Heard when grey elfins sit in groups unsightly
     Beneath the silver moonshine, as it might be.”

With such extracts we must now rest, contenting ourselves with so far having overtaken an agreeable task, while at the same time believing the notice we have given is sufficient to increase an interest in this recently published volume of verse. Having promise of becoming an acceptable addition to our modern poetical literature, it is wit the more regret that we have hastily perused even that portion of this volume we have particularly chosen to refer to.

                                                                                                                                                 J. D. B.



The Spectator (5 February, 1859)

     The Mary and other Poems of Mr. Buchanan, does not support the promise of that future excellence which friendly critics anticipated from his “Lyrics.” In a preface where humble-mindedness does not predominate, the author refers his readers, not to “Mary,” or a longer poem called “The Graves,” but to his sonnets and minor pieces. These no doubt are better for the reader, inasmuch as they are shorter; but we question whether, length for length, they exhibit more poetry or more finished workmanship. Mr. Buchanan’s mind is not devoid of vigour and power, but he scarcely exhibits that something which we feel to be poetry, though we cannot define it; and he is prone to let himself run to seed. As a first production there would have been promise in his book. As a second designed to fulfil the expectations of a hopeful first, it is rather a failure.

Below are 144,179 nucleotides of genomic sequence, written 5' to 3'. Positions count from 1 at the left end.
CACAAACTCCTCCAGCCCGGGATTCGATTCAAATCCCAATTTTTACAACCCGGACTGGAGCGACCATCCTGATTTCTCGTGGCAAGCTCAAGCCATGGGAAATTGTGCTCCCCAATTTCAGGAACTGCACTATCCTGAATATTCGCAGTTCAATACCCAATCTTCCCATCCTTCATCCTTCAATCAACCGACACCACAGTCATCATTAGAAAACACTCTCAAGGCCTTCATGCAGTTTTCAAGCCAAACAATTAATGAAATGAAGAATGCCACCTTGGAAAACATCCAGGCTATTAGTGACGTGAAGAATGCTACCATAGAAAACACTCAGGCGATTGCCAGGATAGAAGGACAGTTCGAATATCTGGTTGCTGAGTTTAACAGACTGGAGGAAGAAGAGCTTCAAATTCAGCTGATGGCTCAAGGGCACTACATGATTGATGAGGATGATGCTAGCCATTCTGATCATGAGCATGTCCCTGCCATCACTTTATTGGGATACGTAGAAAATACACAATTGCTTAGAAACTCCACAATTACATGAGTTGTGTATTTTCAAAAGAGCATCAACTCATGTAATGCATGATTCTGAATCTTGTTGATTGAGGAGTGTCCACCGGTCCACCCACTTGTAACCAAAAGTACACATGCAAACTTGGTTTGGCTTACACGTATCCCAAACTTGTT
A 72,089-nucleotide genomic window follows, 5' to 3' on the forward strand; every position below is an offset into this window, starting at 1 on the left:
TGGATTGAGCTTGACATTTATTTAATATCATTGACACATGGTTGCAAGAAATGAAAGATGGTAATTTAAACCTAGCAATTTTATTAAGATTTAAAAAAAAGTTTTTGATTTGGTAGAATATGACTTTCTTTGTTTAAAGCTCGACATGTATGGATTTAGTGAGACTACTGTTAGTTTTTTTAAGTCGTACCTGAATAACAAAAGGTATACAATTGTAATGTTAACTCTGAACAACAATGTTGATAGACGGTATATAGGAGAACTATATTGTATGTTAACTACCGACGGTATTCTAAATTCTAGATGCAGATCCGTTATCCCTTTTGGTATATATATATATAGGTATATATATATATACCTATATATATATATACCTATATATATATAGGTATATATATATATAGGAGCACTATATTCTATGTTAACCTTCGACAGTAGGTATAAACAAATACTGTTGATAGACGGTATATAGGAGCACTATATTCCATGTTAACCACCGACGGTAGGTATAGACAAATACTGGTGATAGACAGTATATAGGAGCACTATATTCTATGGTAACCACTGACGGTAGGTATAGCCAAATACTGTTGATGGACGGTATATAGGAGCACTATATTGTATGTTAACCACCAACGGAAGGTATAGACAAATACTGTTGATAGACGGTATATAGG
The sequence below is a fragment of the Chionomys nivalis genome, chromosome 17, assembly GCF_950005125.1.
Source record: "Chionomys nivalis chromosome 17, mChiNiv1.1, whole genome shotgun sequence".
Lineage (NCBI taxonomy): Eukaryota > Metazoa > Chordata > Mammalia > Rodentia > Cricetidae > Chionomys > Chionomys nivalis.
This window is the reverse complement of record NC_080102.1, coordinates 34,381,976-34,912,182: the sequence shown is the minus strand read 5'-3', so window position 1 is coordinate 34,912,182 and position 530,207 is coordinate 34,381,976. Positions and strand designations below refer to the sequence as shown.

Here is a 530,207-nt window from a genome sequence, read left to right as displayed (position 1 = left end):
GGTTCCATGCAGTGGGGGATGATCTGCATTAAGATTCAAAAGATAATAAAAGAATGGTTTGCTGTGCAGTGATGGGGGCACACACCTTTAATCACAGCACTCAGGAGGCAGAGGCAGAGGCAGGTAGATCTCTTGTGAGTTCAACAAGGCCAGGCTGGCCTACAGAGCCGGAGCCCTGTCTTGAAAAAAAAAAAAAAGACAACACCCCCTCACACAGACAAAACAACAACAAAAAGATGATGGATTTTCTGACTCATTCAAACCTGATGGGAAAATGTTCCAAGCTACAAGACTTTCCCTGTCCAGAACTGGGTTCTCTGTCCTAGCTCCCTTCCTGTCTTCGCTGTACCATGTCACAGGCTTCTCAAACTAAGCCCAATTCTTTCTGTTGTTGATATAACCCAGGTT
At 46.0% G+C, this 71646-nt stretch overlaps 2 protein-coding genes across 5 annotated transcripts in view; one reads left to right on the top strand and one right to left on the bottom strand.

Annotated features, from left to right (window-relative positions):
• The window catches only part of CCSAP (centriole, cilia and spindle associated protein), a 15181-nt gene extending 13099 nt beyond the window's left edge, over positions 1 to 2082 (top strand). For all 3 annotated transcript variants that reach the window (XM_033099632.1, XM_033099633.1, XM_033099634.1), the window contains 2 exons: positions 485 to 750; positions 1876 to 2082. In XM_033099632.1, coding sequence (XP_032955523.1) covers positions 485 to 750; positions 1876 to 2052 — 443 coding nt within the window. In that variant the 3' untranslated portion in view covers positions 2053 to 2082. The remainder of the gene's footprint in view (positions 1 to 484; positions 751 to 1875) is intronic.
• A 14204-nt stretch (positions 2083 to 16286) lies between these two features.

The Literary Gazette (12 February, 1859 - p.217)

     We scarcely know how to strike a balance between the merits and demerits of Mr. Buchanan’s volume, Mary, and other Poems, by the author of “Lyrics” (Hall, Virtue, and Co.). We have read it with mingled feelings of annoyance and regret. Here is a writer capable of achieving much, who wilfully falls short of the high standard he might attain, in order to indulge a vagrant fancy for extravagant images, far-fetched conceits, and burlesque monstrosities of expression. At times his poetical flights are of the purest and most exquisite order; but he immediately checks the reader’s pleasure by out-heroding the worst extravagances of the Spasmodic school. The edifice he has raised is like the creation of an eastern artist: the magnificent, the fanciful, and the grotesque are thrown together in curious juxtaposition. His poems remind one of Beethoven’s latest inspirations, where the highest beauty is strangely contrasted by the wildest disorder. They are spoilt by a multiplicity of ornament; crushed, like Tarpeia, beneath their weight of gems and gold. There is so much of high promise in Mr. Buchanan’s poetry, however, that we feel confident his maturer taste and riper judgment will discard the metaphorical absurdities in which he now indulges, and that he will achieve something which the world will not willingly let die. As a specimen both of his faults and his excellences we quote the following: